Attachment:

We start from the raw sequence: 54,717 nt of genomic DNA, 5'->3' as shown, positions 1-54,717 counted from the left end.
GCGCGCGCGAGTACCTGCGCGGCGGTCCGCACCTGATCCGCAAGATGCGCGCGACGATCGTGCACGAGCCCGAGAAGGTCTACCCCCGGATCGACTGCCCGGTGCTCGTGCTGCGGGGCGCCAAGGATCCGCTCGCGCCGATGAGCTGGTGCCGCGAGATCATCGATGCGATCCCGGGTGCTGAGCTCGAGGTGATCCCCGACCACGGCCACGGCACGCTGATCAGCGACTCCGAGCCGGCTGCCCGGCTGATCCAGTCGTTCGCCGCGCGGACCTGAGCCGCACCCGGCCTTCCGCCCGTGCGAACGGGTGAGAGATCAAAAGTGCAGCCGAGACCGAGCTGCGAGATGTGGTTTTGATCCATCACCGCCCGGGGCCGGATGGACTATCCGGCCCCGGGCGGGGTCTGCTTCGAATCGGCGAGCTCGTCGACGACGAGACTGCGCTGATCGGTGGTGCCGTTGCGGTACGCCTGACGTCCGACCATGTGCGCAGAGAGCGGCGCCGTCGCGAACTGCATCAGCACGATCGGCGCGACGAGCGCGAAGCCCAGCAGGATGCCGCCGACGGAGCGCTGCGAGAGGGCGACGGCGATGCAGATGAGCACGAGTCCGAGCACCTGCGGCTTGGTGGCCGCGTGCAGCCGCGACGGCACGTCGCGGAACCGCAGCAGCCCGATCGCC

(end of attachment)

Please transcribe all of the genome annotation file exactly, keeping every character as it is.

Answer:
We start from the raw sequence: 54,717 nt of genomic DNA, 5'->3' as shown, positions 1-54,717 counted from the left end.
GCGCGCGCGAGTACCTGCGCGGCGGTCCGCACCTGATCCGCAAGATGCGCGCGACGATCGTGCACGAGCCCGAGAAGGTCTACCCCCGGATCGACTGCCCGGTGCTCGTGCTGCGGGGCGCCAAGGATCCGCTCGCGCCGATGAGCTGGTGCCGCGAGATCATCGATGCGATCCCGGGTGCTGAGCTCGAGGTGATCCCCGACCACGGCCACGGCACGCTGATCAGCGACTCCGAGCCGGCTGCCCGGCTGATCCAGTCGTTCGCCGCGCGGACCTGAGCCGCACCCGGCCTTCCGCCCGTGCGAACGGGTGAGAGATCAAAAGTGCAGCCGAGACCGAGCTGCGAGATGTGGTTTTGATCCATCACCGCCCGGGGCCGGATGGACTATCCGGCCCCGGGCGGGGTCTGCTTCGAATCGGCGAGCTCGTCGACGACGAGACTGCGCTGATCGGTGGTGCCGTTGCGGTACGCCTGACGTCCGACCATGTGCGCAGAGAGCGGCGCCGTCGCGAACTGCATCAGCACGATCGGCGCGACGAGCGCGAAGCCCAGCAGGATGCCGCCGACGGAGCGCTGCGAGAGGGCGACGGCGATGCAGATGAGCACGAGTCCGAGCACCTGCGGCTTGGTGGCCGCGTGCAGCCGCGACGGCACGTCGCGGAACCGCAGCAGCCCGATCGCC